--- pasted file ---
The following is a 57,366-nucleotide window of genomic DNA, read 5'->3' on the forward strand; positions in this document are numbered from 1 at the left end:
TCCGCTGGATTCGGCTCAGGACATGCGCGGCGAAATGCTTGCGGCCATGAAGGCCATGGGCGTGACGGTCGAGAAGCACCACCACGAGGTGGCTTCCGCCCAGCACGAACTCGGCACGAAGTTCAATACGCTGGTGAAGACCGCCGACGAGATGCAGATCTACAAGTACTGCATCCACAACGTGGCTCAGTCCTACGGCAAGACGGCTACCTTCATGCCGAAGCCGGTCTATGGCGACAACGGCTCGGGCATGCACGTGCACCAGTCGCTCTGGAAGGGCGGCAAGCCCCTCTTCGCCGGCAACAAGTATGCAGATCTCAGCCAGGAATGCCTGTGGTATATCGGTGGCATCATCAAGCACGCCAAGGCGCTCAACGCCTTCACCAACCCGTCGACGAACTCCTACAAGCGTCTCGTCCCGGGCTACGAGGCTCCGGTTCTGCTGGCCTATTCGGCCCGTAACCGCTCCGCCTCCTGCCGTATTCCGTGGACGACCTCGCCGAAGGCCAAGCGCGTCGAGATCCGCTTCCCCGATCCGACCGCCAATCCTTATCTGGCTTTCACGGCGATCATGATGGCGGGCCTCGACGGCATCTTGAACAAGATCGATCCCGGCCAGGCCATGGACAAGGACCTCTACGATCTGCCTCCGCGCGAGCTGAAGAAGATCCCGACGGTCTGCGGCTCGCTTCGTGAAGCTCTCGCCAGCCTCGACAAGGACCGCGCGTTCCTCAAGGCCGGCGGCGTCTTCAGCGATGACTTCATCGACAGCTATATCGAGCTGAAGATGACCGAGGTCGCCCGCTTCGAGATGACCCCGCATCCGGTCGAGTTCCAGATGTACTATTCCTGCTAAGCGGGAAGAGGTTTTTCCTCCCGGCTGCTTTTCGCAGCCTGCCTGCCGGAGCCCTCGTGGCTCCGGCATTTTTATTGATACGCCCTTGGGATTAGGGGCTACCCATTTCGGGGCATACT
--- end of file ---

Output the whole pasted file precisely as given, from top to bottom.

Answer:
The following is a 57,366-nucleotide window of genomic DNA, read 5'->3' on the forward strand; positions in this document are numbered from 1 at the left end:
TCCGCTGGATTCGGCTCAGGACATGCGCGGCGAAATGCTTGCGGCCATGAAGGCCATGGGCGTGACGGTCGAGAAGCACCACCACGAGGTGGCTTCCGCCCAGCACGAACTCGGCACGAAGTTCAATACGCTGGTGAAGACCGCCGACGAGATGCAGATCTACAAGTACTGCATCCACAACGTGGCTCAGTCCTACGGCAAGACGGCTACCTTCATGCCGAAGCCGGTCTATGGCGACAACGGCTCGGGCATGCACGTGCACCAGTCGCTCTGGAAGGGCGGCAAGCCCCTCTTCGCCGGCAACAAGTATGCAGATCTCAGCCAGGAATGCCTGTGGTATATCGGTGGCATCATCAAGCACGCCAAGGCGCTCAACGCCTTCACCAACCCGTCGACGAACTCCTACAAGCGTCTCGTCCCGGGCTACGAGGCTCCGGTTCTGCTGGCCTATTCGGCCCGTAACCGCTCCGCCTCCTGCCGTATTCCGTGGACGACCTCGCCGAAGGCCAAGCGCGTCGAGATCCGCTTCCCCGATCCGACCGCCAATCCTTATCTGGCTTTCACGGCGATCATGATGGCGGGCCTCGACGGCATCTTGAACAAGATCGATCCCGGCCAGGCCATGGACAAGGACCTCTACGATCTGCCTCCGCGCGAGCTGAAGAAGATCCCGACGGTCTGCGGCTCGCTTCGTGAAGCTCTCGCCAGCCTCGACAAGGACCGCGCGTTCCTCAAGGCCGGCGGCGTCTTCAGCGATGACTTCATCGACAGCTATATCGAGCTGAAGATGACCGAGGTCGCCCGCTTCGAGATGACCCCGCATCCGGTCGAGTTCCAGATGTACTATTCCTGCTAAGCGGGAAGAGGTTTTTCCTCCCGGCTGCTTTTCGCAGCCTGCCTGCCGGAGCCCTCGTGGCTCCGGCATTTTTATTGATACGCCCTTGGGATTAGGGGCTACCCATTTCGGGGCATACT